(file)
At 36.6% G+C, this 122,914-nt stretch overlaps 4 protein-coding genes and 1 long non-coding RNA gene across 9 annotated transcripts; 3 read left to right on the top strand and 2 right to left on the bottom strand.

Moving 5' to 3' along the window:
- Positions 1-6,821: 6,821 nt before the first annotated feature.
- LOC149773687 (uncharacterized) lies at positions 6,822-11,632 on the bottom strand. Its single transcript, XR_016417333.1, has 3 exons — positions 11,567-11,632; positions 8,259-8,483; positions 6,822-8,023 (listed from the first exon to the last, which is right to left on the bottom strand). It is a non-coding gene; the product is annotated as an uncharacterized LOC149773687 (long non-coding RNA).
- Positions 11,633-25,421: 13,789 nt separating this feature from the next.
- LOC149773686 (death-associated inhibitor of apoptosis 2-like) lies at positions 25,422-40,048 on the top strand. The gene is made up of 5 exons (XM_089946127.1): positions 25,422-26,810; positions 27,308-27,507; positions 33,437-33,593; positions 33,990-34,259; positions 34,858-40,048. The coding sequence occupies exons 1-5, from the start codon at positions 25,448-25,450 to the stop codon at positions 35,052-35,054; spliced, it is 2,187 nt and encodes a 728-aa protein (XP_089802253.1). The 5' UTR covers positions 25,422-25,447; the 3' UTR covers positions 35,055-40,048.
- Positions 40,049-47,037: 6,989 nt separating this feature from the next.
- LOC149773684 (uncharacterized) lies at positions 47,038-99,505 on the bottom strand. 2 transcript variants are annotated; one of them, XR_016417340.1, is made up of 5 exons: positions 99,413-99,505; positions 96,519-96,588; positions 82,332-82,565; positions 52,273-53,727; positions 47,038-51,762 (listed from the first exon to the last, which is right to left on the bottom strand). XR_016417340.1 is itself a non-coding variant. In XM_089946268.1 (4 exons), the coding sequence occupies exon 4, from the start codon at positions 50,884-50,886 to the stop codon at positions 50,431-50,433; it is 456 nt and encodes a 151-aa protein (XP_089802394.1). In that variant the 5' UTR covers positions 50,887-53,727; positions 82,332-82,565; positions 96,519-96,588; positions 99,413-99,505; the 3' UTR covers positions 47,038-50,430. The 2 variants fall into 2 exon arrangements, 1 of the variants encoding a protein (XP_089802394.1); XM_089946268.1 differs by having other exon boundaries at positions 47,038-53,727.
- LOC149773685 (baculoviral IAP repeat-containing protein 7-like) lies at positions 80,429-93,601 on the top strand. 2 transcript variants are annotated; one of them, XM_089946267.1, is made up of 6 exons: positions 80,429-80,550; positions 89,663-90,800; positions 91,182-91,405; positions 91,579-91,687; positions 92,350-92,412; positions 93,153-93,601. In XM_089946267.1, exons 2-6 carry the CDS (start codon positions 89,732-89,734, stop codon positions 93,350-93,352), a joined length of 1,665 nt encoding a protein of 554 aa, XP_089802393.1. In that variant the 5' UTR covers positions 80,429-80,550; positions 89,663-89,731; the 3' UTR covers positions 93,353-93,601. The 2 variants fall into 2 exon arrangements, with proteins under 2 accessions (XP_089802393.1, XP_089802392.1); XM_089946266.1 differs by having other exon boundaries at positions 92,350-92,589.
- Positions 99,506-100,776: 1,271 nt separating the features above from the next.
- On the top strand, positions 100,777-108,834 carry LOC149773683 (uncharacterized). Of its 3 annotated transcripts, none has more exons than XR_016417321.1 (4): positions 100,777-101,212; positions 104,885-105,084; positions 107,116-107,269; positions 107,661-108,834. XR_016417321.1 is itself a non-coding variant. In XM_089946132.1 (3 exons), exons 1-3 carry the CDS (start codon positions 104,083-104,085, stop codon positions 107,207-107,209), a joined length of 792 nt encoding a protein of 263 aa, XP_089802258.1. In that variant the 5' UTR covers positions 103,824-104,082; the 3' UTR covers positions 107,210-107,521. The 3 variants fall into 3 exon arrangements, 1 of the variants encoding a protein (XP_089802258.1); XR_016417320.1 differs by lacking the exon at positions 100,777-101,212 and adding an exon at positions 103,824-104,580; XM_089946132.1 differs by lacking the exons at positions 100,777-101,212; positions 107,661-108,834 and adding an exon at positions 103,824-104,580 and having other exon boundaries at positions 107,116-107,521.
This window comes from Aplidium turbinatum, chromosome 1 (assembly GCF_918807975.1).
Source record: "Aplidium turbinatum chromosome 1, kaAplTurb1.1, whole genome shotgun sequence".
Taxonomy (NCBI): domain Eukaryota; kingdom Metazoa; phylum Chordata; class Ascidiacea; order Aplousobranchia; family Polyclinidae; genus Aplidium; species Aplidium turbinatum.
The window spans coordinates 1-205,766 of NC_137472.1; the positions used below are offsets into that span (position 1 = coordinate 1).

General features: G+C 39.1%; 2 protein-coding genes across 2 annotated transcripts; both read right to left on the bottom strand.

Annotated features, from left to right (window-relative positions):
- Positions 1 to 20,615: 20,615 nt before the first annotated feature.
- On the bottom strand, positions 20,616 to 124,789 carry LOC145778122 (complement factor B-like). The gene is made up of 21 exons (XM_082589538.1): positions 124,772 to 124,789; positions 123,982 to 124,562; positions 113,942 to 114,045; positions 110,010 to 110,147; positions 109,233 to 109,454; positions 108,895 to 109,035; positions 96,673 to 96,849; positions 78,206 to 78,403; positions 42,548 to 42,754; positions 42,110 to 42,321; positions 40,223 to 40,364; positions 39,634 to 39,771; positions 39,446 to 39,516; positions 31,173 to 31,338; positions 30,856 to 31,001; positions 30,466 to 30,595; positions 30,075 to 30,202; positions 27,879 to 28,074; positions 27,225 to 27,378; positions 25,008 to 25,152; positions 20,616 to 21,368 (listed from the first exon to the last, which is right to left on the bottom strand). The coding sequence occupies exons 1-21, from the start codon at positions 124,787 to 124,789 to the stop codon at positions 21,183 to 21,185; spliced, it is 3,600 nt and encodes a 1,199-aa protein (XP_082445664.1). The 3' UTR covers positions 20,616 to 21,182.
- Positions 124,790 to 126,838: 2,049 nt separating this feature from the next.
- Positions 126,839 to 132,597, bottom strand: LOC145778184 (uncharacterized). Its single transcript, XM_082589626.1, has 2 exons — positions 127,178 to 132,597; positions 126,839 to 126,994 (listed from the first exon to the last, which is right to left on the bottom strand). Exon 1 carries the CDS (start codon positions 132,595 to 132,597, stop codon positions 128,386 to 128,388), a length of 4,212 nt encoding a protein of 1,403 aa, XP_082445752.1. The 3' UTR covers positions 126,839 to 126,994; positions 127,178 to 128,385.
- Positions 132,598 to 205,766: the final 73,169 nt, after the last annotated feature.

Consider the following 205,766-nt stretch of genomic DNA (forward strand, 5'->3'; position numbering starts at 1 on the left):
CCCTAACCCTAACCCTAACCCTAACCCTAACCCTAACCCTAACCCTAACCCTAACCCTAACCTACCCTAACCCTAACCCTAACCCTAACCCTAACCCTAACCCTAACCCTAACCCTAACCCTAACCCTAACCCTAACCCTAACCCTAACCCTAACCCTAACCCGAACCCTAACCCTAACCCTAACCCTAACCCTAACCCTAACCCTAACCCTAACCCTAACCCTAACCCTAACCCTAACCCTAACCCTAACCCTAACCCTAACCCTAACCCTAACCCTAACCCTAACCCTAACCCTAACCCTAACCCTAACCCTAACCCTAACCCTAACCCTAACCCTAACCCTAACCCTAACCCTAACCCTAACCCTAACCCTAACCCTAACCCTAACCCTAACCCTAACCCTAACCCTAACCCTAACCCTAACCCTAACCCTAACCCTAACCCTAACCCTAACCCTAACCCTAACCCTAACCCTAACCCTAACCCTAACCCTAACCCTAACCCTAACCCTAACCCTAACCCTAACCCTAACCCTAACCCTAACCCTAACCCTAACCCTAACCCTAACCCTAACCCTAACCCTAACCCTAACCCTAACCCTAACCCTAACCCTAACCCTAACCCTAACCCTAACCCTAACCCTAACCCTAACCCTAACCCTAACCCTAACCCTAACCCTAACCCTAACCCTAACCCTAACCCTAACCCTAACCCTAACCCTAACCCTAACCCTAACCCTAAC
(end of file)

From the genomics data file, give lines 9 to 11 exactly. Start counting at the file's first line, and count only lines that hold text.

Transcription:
- LOC149773685 (baculoviral IAP repeat-containing protein 7-like) lies at positions 80,429-93,601 on the top strand. 2 transcript variants are annotated; one of them, XM_089946267.1, is made up of 6 exons: positions 80,429-80,550; positions 89,663-90,800; positions 91,182-91,405; positions 91,579-91,687; positions 92,350-92,412; positions 93,153-93,601. In XM_089946267.1, exons 2-6 carry the CDS (start codon positions 89,732-89,734, stop codon positions 93,350-93,352), a joined length of 1,665 nt encoding a protein of 554 aa, XP_089802393.1. In that variant the 5' UTR covers positions 80,429-80,550; positions 89,663-89,731; the 3' UTR covers positions 93,353-93,601. The 2 variants fall into 2 exon arrangements, with proteins under 2 accessions (XP_089802393.1, XP_089802392.1); XM_089946266.1 differs by having other exon boundaries at positions 92,350-92,589.
- Positions 99,506-100,776: 1,271 nt separating the features above from the next.
- On the top strand, positions 100,777-108,834 carry LOC149773683 (uncharacterized). Of its 3 annotated transcripts, none has more exons than XR_016417321.1 (4): positions 100,777-101,212; positions 104,885-105,084; positions 107,116-107,269; positions 107,661-108,834. XR_016417321.1 is itself a non-coding variant. In XM_089946132.1 (3 exons), exons 1-3 carry the CDS (start codon positions 104,083-104,085, stop codon positions 107,207-107,209), a joined length of 792 nt encoding a protein of 263 aa, XP_089802258.1. In that variant the 5' UTR covers positions 103,824-104,082; the 3' UTR covers positions 107,210-107,521. The 3 variants fall into 3 exon arrangements, 1 of the variants encoding a protein (XP_089802258.1); XR_016417320.1 differs by lacking the exon at positions 100,777-101,212 and adding an exon at positions 103,824-104,580; XM_089946132.1 differs by lacking the exons at positions 100,777-101,212; positions 107,661-108,834 and adding an exon at positions 103,824-104,580 and having other exon boundaries at positions 107,116-107,521.